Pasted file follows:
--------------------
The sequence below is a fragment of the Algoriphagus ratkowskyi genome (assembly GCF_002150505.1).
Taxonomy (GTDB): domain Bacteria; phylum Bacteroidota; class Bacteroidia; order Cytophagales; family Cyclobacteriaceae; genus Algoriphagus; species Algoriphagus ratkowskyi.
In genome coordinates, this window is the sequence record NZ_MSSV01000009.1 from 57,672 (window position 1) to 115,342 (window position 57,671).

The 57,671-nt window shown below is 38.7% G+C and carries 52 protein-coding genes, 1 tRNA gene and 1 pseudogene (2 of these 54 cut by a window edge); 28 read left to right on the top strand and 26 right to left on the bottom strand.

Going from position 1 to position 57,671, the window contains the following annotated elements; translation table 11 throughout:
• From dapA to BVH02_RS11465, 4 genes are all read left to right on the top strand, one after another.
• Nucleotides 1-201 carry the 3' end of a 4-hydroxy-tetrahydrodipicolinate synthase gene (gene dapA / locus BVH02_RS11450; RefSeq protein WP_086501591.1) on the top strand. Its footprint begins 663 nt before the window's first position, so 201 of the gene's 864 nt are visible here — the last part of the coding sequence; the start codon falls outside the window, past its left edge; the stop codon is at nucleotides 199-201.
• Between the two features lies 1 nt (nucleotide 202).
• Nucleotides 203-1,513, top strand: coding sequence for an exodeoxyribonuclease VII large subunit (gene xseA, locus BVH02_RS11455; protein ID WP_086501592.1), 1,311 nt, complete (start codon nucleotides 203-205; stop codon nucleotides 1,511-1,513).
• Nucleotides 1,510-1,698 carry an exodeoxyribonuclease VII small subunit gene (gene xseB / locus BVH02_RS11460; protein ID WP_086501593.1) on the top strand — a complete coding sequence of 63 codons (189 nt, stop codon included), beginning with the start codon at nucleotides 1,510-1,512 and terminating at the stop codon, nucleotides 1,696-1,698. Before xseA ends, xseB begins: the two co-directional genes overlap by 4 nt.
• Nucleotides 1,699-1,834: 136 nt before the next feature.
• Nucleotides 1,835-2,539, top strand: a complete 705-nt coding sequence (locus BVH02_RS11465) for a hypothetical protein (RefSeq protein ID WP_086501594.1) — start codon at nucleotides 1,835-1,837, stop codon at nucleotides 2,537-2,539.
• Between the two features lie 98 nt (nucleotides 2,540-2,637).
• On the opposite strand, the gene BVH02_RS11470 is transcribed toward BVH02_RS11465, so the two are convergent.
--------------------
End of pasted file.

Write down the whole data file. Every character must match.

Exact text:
The sequence below is a fragment of the Algoriphagus ratkowskyi genome (assembly GCF_002150505.1).
Taxonomy (GTDB): domain Bacteria; phylum Bacteroidota; class Bacteroidia; order Cytophagales; family Cyclobacteriaceae; genus Algoriphagus; species Algoriphagus ratkowskyi.
In genome coordinates, this window is the sequence record NZ_MSSV01000009.1 from 57,672 (window position 1) to 115,342 (window position 57,671).

The 57,671-nt window shown below is 38.7% G+C and carries 52 protein-coding genes, 1 tRNA gene and 1 pseudogene (2 of these 54 cut by a window edge); 28 read left to right on the top strand and 26 right to left on the bottom strand.

Going from position 1 to position 57,671, the window contains the following annotated elements; translation table 11 throughout:
• From dapA to BVH02_RS11465, 4 genes are all read left to right on the top strand, one after another.
• Nucleotides 1-201 carry the 3' end of a 4-hydroxy-tetrahydrodipicolinate synthase gene (gene dapA / locus BVH02_RS11450; RefSeq protein WP_086501591.1) on the top strand. Its footprint begins 663 nt before the window's first position, so 201 of the gene's 864 nt are visible here — the last part of the coding sequence; the start codon falls outside the window, past its left edge; the stop codon is at nucleotides 199-201.
• Between the two features lies 1 nt (nucleotide 202).
• Nucleotides 203-1,513, top strand: coding sequence for an exodeoxyribonuclease VII large subunit (gene xseA, locus BVH02_RS11455; protein ID WP_086501592.1), 1,311 nt, complete (start codon nucleotides 203-205; stop codon nucleotides 1,511-1,513).
• Nucleotides 1,510-1,698 carry an exodeoxyribonuclease VII small subunit gene (gene xseB / locus BVH02_RS11460; protein ID WP_086501593.1) on the top strand — a complete coding sequence of 63 codons (189 nt, stop codon included), beginning with the start codon at nucleotides 1,510-1,512 and terminating at the stop codon, nucleotides 1,696-1,698. Before xseA ends, xseB begins: the two co-directional genes overlap by 4 nt.
• Nucleotides 1,699-1,834: 136 nt before the next feature.
• Nucleotides 1,835-2,539, top strand: a complete 705-nt coding sequence (locus BVH02_RS11465) for a hypothetical protein (RefSeq protein ID WP_086501594.1) — start codon at nucleotides 1,835-1,837, stop codon at nucleotides 2,537-2,539.
• Between the two features lie 98 nt (nucleotides 2,540-2,637).
• On the opposite strand, the gene BVH02_RS11470 is transcribed toward BVH02_RS11465, so the two are convergent.